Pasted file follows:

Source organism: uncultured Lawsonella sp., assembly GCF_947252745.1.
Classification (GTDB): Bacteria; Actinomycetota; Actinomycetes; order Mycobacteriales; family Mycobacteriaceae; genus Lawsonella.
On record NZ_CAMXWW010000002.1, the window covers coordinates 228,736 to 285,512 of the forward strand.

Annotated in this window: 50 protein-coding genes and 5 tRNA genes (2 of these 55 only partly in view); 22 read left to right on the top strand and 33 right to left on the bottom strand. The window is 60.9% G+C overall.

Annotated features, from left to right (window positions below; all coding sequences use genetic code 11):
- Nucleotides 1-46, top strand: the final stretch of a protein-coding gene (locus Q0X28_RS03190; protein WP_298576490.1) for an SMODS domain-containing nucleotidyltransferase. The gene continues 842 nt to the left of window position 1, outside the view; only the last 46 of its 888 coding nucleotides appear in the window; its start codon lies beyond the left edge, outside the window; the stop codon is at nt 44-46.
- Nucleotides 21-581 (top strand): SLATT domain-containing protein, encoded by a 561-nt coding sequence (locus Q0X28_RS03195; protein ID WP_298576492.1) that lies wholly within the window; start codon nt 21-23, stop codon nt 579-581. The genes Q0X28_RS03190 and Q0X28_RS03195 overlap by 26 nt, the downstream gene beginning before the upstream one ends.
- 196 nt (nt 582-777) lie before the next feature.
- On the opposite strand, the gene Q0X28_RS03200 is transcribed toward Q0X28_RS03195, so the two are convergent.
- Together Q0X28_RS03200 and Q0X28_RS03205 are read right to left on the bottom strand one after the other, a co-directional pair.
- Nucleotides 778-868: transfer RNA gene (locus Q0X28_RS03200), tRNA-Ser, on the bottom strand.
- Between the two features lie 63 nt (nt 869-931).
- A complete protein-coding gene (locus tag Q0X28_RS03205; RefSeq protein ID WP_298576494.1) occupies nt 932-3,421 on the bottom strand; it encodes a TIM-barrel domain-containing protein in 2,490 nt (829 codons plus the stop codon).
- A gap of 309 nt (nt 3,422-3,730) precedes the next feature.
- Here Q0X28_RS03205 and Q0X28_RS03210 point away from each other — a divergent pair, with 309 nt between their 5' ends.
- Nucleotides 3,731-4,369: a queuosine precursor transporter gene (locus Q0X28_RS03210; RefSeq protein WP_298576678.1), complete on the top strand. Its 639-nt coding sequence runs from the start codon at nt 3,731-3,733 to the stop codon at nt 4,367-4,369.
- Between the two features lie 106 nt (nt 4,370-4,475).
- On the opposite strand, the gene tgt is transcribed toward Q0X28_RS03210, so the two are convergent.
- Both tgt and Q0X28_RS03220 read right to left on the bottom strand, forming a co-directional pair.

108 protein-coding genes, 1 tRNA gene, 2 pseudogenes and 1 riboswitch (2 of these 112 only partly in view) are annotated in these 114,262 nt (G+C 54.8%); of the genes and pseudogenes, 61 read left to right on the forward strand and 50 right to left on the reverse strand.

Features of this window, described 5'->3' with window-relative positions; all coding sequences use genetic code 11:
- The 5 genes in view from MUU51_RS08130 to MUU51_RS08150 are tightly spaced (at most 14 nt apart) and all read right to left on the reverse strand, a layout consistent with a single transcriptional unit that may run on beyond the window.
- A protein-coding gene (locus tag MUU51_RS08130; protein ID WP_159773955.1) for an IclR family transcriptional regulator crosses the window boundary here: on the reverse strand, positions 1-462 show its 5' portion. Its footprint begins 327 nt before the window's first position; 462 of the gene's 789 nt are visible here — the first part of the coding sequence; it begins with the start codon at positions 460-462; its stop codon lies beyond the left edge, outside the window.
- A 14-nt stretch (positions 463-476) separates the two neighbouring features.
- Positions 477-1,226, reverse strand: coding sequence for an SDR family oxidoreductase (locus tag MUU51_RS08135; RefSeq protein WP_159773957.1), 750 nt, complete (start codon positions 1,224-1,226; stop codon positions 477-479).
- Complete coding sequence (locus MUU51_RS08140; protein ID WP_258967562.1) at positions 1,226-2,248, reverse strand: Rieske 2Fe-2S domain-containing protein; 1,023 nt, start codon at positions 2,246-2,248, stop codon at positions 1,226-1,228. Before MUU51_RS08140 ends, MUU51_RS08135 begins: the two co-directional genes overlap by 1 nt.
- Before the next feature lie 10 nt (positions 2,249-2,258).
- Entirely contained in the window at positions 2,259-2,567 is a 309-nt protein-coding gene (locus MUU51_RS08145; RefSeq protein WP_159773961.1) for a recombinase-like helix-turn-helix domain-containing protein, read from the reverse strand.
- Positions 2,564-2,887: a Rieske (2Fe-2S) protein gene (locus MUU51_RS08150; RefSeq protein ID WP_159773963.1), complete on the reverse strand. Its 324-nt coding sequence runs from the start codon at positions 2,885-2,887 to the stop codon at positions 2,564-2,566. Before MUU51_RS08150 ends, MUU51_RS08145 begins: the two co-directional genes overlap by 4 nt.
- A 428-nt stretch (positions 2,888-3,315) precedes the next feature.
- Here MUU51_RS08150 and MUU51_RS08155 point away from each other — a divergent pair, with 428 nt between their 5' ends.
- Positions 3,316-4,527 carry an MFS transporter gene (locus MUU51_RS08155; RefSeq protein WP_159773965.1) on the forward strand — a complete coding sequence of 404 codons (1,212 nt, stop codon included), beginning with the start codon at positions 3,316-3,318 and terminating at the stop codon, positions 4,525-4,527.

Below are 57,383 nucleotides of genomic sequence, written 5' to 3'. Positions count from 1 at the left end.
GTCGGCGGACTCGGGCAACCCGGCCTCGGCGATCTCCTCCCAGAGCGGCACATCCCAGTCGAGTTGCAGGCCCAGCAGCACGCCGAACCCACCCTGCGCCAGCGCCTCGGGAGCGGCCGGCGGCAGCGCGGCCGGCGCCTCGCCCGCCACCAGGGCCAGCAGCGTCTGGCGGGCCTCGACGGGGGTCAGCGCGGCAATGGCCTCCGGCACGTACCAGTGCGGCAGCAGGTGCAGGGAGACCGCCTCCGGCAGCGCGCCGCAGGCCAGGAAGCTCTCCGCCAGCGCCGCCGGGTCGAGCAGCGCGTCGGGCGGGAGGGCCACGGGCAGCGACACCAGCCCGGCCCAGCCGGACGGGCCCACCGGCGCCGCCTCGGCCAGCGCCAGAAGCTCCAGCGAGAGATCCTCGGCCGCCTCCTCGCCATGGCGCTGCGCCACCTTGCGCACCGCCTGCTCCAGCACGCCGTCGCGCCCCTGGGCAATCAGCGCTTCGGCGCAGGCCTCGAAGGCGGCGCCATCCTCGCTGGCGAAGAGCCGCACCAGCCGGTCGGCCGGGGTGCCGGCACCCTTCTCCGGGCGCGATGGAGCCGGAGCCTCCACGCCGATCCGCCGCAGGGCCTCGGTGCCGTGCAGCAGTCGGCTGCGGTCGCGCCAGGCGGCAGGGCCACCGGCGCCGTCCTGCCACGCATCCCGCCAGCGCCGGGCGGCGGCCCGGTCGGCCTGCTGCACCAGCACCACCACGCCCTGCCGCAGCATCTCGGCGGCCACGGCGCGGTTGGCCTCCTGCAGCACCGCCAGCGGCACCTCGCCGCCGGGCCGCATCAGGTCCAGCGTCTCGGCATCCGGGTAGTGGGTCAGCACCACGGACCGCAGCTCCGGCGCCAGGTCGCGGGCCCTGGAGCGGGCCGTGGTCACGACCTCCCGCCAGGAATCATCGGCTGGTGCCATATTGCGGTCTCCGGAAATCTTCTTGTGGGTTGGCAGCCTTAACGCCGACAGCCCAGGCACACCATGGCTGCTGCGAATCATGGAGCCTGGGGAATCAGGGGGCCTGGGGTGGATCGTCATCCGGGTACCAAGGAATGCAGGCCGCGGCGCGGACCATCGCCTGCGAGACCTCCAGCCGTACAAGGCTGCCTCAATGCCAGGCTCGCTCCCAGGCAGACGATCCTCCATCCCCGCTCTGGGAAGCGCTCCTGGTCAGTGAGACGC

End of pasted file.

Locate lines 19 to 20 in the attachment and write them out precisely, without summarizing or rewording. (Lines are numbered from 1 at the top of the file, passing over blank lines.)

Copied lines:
- Both tgt and Q0X28_RS03220 read right to left on the bottom strand, forming a co-directional pair.

108 protein-coding genes, 1 tRNA gene, 2 pseudogenes and 1 riboswitch (2 of these 112 only partly in view) are annotated in these 114,262 nt (G+C 54.8%); of the genes and pseudogenes, 61 read left to right on the forward strand and 50 right to left on the reverse strand.